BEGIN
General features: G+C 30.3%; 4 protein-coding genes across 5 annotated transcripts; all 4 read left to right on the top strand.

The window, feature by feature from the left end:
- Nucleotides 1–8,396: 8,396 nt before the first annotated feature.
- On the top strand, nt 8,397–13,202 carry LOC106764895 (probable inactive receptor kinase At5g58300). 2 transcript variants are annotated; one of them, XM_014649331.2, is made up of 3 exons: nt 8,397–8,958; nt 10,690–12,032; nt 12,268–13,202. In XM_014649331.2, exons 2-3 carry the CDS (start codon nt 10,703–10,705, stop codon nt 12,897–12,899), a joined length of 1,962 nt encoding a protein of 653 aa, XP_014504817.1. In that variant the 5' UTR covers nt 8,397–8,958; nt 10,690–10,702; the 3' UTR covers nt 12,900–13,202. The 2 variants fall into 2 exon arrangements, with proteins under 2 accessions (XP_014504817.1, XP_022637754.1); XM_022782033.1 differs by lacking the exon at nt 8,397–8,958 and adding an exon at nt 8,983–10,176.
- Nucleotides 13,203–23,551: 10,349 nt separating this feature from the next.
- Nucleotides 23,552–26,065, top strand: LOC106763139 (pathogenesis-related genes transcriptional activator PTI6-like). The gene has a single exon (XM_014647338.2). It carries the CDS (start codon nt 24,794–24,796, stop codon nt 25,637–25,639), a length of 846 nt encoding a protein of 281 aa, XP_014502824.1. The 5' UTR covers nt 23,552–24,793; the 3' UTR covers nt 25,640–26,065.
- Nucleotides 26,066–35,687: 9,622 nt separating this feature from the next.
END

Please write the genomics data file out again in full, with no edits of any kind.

General features: G+C 30.3%; 4 protein-coding genes across 5 annotated transcripts; all 4 read left to right on the top strand.

The window, feature by feature from the left end:
- Nucleotides 1–8,396: 8,396 nt before the first annotated feature.
- On the top strand, nt 8,397–13,202 carry LOC106764895 (probable inactive receptor kinase At5g58300). 2 transcript variants are annotated; one of them, XM_014649331.2, is made up of 3 exons: nt 8,397–8,958; nt 10,690–12,032; nt 12,268–13,202. In XM_014649331.2, exons 2-3 carry the CDS (start codon nt 10,703–10,705, stop codon nt 12,897–12,899), a joined length of 1,962 nt encoding a protein of 653 aa, XP_014504817.1. In that variant the 5' UTR covers nt 8,397–8,958; nt 10,690–10,702; the 3' UTR covers nt 12,900–13,202. The 2 variants fall into 2 exon arrangements, with proteins under 2 accessions (XP_014504817.1, XP_022637754.1); XM_022782033.1 differs by lacking the exon at nt 8,397–8,958 and adding an exon at nt 8,983–10,176.
- Nucleotides 13,203–23,551: 10,349 nt separating this feature from the next.
- Nucleotides 23,552–26,065, top strand: LOC106763139 (pathogenesis-related genes transcriptional activator PTI6-like). The gene has a single exon (XM_014647338.2). It carries the CDS (start codon nt 24,794–24,796, stop codon nt 25,637–25,639), a length of 846 nt encoding a protein of 281 aa, XP_014502824.1. The 5' UTR covers nt 23,552–24,793; the 3' UTR covers nt 25,640–26,065.
- Nucleotides 26,066–35,687: 9,622 nt separating this feature from the next.